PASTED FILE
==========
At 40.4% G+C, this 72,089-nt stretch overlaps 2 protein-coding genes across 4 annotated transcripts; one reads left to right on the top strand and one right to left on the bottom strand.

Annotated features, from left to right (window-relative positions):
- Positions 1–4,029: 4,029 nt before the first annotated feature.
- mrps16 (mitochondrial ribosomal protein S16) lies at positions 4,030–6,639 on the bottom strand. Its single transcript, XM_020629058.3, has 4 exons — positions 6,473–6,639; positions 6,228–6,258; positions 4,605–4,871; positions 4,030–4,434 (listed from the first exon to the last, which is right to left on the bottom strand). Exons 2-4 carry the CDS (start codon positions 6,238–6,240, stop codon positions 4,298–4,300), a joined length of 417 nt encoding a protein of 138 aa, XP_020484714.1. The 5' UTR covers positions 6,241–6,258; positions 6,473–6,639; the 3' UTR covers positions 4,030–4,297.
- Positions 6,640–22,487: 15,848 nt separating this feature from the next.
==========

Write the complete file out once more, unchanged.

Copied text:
At 40.4% G+C, this 72,089-nt stretch overlaps 2 protein-coding genes across 4 annotated transcripts; one reads left to right on the top strand and one right to left on the bottom strand.

Annotated features, from left to right (window-relative positions):
- Positions 1–4,029: 4,029 nt before the first annotated feature.
- mrps16 (mitochondrial ribosomal protein S16) lies at positions 4,030–6,639 on the bottom strand. Its single transcript, XM_020629058.3, has 4 exons — positions 6,473–6,639; positions 6,228–6,258; positions 4,605–4,871; positions 4,030–4,434 (listed from the first exon to the last, which is right to left on the bottom strand). Exons 2-4 carry the CDS (start codon positions 6,238–6,240, stop codon positions 4,298–4,300), a joined length of 417 nt encoding a protein of 138 aa, XP_020484714.1. The 5' UTR covers positions 6,241–6,258; positions 6,473–6,639; the 3' UTR covers positions 4,030–4,297.
- Positions 6,640–22,487: 15,848 nt separating this feature from the next.